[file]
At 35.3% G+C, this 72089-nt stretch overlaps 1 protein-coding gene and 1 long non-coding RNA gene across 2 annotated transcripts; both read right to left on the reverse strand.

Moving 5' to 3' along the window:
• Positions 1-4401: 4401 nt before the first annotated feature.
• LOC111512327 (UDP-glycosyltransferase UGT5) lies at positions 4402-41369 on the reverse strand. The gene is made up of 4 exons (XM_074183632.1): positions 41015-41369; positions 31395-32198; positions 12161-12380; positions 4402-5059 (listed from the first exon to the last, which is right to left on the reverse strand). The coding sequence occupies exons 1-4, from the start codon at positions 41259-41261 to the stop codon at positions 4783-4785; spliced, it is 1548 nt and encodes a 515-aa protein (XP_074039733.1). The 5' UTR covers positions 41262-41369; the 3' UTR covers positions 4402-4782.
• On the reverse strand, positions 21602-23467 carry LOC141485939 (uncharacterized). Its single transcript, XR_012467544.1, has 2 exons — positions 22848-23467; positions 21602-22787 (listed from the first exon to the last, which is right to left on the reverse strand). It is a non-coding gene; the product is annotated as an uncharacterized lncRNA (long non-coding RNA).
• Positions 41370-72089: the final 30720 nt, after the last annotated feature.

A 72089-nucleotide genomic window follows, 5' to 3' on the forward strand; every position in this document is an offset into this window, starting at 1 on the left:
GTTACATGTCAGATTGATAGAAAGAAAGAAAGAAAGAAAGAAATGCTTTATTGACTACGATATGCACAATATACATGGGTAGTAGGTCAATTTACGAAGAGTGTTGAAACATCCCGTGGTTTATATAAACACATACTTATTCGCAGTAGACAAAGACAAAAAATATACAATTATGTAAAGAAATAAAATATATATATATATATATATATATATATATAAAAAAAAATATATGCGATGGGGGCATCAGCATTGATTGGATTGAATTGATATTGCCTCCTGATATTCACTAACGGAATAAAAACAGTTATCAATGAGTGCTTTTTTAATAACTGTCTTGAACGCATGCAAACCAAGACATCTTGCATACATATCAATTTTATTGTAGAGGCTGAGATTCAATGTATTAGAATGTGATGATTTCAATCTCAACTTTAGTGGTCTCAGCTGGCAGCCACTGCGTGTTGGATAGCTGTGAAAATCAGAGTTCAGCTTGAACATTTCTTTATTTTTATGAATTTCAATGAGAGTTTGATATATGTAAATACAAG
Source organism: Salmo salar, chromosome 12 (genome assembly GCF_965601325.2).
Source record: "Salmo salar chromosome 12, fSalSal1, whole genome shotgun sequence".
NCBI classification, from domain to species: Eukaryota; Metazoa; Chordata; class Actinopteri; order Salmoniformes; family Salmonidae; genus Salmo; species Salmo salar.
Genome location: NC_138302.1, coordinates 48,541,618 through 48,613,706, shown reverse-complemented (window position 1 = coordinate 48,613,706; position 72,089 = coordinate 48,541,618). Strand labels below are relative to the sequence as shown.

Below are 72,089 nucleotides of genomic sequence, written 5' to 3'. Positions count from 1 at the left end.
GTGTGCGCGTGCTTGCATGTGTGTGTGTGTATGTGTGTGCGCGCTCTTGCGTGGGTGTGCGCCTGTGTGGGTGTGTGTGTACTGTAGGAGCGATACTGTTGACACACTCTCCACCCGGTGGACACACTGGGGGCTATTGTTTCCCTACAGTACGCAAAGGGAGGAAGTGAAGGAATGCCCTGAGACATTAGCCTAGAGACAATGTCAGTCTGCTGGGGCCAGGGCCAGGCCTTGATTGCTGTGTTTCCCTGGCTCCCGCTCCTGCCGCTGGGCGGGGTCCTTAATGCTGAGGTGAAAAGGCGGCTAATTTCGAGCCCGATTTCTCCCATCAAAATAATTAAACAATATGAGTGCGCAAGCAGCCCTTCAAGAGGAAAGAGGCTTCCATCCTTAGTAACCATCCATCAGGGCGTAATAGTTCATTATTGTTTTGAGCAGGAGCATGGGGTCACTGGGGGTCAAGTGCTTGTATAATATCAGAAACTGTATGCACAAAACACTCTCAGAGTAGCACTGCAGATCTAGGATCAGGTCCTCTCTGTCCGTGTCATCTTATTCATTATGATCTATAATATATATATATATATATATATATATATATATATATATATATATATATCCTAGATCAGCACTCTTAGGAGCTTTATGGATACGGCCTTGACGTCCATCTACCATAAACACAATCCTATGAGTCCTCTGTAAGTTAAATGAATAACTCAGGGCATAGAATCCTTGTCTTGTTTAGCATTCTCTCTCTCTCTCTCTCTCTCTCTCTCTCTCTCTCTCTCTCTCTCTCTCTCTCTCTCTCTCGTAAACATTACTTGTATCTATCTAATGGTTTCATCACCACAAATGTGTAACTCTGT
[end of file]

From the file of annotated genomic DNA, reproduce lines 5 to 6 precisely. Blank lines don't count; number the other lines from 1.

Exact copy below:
• On the reverse strand, positions 21602-23467 carry LOC141485939 (uncharacterized). Its single transcript, XR_012467544.1, has 2 exons — positions 22848-23467; positions 21602-22787 (listed from the first exon to the last, which is right to left on the reverse strand). It is a non-coding gene; the product is annotated as an uncharacterized lncRNA (long non-coding RNA).
• Positions 41370-72089: the final 30720 nt, after the last annotated feature.